Our devotion to the underlying ideal

We like to curse “politics” and “politicians,” and no doubt some of the bastards deserve it. But the simple truth is we’re social beings, which means we’re political beings, and that means politics is always part of the equation. It’s just part of who we are; it’s part of how the world turns for humanity. So look in the mirror: politics and politicians are just reflections of us, of you, of me. As David Foster Wallace wrote: “Our leaders, our government is us, all of us, so if they’re venal and weak it’s because we are.”

The Founders of this country, especially Madison and Hamilton, were clear-eyed about our deeply flawed (i.e. pathetically self-interested) human nature and so they helped design a Constitutional Republic that’s institutions provided checks on individual and/or party ambition. Power was purposely diffused. This process encouraged coalition building, another word for bipartisanship, among legislators as they try to reach a deal. In a liberal democracy, like the United States, where individual rights and the rule of law are sacred, this is a critical element in successful democratic self-governance.

The underlying ideal of liberal democracy is that differences are settled by laws, by process, by ballots not bullets, by elections not war. The southern states broke faith with the ideal in 1861 and it cost the nation over 600,000 lives and the destruction of the southern economy and many southern cities. The underlying ideal, at its core, is the belief that after all the arguments and rhetoric and shouting and nonsense, in the end, we settle the contest by law, by process, by elections. There’s no appeal to the results of a free and fair election. The people have rendered their verdict…for now. Those who lost have the next election for an appeal to the voters.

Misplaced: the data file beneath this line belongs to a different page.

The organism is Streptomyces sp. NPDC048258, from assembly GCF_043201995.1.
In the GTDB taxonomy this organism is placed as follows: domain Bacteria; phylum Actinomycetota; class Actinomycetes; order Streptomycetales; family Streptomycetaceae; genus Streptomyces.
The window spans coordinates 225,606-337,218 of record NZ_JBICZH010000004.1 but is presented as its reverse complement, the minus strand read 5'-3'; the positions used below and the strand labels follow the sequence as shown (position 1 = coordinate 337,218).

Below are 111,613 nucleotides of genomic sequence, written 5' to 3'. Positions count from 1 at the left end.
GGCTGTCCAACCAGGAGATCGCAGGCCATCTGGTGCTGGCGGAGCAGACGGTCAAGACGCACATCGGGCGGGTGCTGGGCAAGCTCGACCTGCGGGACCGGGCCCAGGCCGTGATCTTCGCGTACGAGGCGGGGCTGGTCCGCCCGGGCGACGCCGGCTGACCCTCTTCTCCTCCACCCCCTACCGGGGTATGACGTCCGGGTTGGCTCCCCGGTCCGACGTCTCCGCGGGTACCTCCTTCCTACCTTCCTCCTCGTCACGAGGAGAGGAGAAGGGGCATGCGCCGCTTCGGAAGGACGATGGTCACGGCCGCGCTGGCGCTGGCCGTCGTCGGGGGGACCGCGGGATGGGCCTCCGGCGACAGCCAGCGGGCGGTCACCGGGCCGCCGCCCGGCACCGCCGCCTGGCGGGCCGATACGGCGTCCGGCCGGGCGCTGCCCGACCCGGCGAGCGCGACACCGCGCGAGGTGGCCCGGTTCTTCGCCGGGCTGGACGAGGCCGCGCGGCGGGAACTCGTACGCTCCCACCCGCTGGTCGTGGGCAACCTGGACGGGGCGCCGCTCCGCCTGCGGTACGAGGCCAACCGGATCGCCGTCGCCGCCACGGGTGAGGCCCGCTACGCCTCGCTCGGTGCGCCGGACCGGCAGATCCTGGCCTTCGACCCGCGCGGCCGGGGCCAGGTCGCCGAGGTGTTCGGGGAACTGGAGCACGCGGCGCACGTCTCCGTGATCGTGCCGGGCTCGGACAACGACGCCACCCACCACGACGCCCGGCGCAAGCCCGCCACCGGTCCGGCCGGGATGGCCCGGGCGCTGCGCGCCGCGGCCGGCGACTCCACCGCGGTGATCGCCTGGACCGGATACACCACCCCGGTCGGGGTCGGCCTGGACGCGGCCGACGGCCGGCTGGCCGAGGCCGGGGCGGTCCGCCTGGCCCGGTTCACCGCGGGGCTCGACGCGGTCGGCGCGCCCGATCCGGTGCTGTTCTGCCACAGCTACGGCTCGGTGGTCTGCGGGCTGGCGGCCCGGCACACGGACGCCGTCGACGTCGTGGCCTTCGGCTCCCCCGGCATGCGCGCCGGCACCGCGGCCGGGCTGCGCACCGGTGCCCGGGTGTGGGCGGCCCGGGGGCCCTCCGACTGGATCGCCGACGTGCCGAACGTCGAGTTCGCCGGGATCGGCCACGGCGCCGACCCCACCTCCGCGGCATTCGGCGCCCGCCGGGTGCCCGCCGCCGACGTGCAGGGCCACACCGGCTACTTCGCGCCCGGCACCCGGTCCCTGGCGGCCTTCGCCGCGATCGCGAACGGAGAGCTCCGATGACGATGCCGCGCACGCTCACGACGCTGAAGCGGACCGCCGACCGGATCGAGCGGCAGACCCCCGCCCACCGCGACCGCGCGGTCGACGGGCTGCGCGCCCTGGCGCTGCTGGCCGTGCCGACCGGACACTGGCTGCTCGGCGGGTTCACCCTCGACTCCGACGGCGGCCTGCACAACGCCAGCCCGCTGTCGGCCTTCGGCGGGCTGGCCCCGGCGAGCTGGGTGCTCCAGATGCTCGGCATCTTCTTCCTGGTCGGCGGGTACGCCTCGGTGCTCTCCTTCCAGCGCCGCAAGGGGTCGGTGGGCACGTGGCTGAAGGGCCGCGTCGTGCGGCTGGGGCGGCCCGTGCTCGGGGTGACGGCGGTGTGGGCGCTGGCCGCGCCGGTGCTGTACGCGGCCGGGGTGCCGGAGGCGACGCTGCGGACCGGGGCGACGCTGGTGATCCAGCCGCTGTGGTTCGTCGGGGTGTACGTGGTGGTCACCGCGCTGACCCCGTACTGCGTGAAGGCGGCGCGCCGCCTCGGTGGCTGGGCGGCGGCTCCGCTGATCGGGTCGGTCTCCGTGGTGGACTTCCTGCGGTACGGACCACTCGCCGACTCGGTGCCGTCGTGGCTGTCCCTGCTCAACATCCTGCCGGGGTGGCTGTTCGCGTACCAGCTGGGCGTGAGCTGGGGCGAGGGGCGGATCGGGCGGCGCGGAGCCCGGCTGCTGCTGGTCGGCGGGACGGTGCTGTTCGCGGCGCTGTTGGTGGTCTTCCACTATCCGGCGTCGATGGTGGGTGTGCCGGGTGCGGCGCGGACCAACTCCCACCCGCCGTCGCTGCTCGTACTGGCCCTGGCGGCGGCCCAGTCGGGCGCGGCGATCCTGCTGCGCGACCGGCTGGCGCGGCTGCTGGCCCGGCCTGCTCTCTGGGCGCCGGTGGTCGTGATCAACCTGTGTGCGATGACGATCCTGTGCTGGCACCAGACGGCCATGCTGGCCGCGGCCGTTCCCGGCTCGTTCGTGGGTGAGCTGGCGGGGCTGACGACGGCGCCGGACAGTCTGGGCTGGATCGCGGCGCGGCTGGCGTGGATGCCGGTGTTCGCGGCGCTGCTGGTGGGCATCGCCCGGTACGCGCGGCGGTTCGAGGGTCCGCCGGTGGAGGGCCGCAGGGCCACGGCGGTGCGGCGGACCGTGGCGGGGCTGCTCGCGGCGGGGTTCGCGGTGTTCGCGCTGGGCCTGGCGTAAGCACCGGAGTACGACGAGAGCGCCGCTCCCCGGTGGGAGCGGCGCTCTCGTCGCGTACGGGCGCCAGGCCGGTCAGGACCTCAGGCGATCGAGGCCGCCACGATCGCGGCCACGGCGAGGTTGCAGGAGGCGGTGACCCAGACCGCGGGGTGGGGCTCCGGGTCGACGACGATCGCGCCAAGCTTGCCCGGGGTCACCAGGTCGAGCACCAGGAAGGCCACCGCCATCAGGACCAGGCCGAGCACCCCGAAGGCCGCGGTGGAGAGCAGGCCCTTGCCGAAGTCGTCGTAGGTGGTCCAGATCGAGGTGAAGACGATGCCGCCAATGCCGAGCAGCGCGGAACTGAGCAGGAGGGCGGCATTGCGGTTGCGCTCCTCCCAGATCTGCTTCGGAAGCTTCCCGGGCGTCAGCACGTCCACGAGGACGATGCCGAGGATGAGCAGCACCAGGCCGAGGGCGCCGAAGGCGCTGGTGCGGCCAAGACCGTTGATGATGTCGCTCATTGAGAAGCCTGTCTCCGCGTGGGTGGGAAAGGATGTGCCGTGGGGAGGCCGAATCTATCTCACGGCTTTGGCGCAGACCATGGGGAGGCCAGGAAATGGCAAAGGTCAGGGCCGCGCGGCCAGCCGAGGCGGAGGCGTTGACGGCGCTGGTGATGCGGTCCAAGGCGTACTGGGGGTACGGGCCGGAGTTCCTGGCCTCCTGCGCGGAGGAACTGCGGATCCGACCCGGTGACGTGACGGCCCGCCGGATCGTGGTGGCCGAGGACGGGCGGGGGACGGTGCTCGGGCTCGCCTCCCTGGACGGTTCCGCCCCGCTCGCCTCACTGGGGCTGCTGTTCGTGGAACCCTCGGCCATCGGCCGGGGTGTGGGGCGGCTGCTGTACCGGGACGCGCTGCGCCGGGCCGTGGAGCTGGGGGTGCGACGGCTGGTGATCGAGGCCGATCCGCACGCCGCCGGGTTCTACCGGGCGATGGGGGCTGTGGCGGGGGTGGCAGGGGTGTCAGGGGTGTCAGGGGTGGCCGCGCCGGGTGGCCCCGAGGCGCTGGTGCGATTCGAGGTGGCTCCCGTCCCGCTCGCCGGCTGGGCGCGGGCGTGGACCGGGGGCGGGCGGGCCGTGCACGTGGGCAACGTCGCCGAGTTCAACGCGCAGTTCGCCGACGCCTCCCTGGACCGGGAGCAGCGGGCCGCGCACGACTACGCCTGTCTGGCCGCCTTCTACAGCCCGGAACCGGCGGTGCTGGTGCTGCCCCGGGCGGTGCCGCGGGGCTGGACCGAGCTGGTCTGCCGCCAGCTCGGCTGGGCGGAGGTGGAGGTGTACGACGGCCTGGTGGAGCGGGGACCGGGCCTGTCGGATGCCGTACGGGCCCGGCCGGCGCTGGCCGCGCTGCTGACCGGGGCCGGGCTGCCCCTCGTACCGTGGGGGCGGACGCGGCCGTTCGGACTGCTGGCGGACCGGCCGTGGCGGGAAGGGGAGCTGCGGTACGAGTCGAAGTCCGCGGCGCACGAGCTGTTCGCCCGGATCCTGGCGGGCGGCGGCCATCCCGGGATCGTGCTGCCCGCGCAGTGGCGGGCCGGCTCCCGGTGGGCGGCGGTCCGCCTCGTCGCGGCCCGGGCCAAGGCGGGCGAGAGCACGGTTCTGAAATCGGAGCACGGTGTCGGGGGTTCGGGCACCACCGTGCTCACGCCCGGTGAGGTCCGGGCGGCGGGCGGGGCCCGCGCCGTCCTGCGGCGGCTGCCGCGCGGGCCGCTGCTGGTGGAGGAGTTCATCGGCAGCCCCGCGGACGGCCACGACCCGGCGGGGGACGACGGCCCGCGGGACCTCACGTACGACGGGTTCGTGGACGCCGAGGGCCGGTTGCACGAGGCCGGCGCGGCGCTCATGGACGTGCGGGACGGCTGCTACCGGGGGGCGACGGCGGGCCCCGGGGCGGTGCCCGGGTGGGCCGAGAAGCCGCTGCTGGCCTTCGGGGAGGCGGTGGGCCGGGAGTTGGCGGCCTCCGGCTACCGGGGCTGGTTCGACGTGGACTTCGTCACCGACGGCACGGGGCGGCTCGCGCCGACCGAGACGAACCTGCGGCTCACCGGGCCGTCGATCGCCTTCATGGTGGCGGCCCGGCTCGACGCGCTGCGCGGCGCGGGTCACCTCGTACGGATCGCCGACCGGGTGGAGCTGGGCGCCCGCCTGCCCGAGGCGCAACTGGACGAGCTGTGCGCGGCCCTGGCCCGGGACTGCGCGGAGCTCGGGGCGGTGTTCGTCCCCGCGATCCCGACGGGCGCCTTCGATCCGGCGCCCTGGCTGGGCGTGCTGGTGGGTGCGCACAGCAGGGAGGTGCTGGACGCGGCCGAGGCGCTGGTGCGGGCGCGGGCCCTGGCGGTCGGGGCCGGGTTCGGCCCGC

The underlying ideal means if you want to enact a public policy or a change in public leadership you have to engage in the tough work of persuading the voters. That IS democracy in action. Intimidating and threatening election officials, lying about election results, enacting voter suppression laws, aren’t acts of people trying to persuade, but of those betraying the underlying ideal for their self-interested ideology, for raw power. These acts are anti-democratic and are meant to be so.

I’ve struggled with maintaining a positive attitude given incredible breach of faith in the underlying ideal by many on the political right these days. Nothing good can come of it for them, their constituents, or our democracy. And yet! I do believe there are enough people devoted—on all sides—to the underlying ideal that we’ll slowly work our way through these turbulent times, preserve our great democracy, and, I pray, our continued faith in the underlying ideal.

Bruce Catton has an excellent quote about politics and democracy that I think says it very well:

Politics works at a high price and operates at the lowest common denominator of what exists in the hearts of the people—which means the hearts of you and me. There is cowardice there, often enough, and meanness, and petty selfishness, and politics has to take them into account. Yet those same hearts contain courage and nobility and faith, and in the last analysis the good outweighs the bad. We live by politics. We do various hopelessly inefficient things, we waste enormous amounts of strength and energy, we compromise everything but the underlying ideal—but because at bottom there is an underlying devotion to that ideal, we keep on living.

Reinhold Niebuhr